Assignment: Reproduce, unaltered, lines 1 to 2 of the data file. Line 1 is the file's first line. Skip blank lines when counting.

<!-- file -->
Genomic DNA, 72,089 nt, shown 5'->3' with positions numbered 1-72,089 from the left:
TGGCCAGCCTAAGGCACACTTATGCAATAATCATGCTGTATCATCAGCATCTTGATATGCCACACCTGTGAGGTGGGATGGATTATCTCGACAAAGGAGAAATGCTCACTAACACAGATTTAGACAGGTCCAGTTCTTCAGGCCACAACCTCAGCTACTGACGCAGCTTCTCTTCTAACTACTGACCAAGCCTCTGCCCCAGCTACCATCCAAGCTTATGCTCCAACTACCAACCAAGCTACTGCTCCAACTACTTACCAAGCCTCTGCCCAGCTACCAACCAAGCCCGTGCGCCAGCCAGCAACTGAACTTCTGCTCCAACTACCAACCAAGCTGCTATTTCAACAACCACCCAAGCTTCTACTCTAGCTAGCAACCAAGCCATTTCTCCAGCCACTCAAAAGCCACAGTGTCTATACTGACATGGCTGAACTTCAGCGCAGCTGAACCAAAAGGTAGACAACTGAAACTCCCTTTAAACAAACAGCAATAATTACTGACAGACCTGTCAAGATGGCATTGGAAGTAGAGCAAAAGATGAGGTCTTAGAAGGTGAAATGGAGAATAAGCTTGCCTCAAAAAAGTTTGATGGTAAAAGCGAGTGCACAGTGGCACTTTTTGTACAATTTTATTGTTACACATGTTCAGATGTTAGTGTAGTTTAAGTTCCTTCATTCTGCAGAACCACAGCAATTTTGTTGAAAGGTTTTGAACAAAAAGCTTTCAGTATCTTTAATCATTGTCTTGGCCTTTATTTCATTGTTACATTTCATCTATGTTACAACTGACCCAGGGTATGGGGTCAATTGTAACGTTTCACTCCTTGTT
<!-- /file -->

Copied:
Genomic DNA, 72,089 nt, shown 5'->3' with positions numbered 1-72,089 from the left:
TGGCCAGCCTAAGGCACACTTATGCAATAATCATGCTGTATCATCAGCATCTTGATATGCCACACCTGTGAGGTGGGATGGATTATCTCGACAAAGGAGAAATGCTCACTAACACAGATTTAGACAGGTCCAGTTCTTCAGGCCACAACCTCAGCTACTGACGCAGCTTCTCTTCTAACTACTGACCAAGCCTCTGCCCCAGCTACCATCCAAGCTTATGCTCCAACTACCAACCAAGCTACTGCTCCAACTACTTACCAAGCCTCTGCCCAGCTACCAACCAAGCCCGTGCGCCAGCCAGCAACTGAACTTCTGCTCCAACTACCAACCAAGCTGCTATTTCAACAACCACCCAAGCTTCTACTCTAGCTAGCAACCAAGCCATTTCTCCAGCCACTCAAAAGCCACAGTGTCTATACTGACATGGCTGAACTTCAGCGCAGCTGAACCAAAAGGTAGACAACTGAAACTCCCTTTAAACAAACAGCAATAATTACTGACAGACCTGTCAAGATGGCATTGGAAGTAGAGCAAAAGATGAGGTCTTAGAAGGTGAAATGGAGAATAAGCTTGCCTCAAAAAAGTTTGATGGTAAAAGCGAGTGCACAGTGGCACTTTTTGTACAATTTTATTGTTACACATGTTCAGATGTTAGTGTAGTTTAAGTTCCTTCATTCTGCAGAACCACAGCAATTTTGTTGAAAGGTTTTGAACAAAAAGCTTTCAGTATCTTTAATCATTGTCTTGGCCTTTATTTCATTGTTACATTTCATCTATGTTACAACTGACCCAGGGTATGGGGTCAATTGTAACGTTTCACTCCTTGTT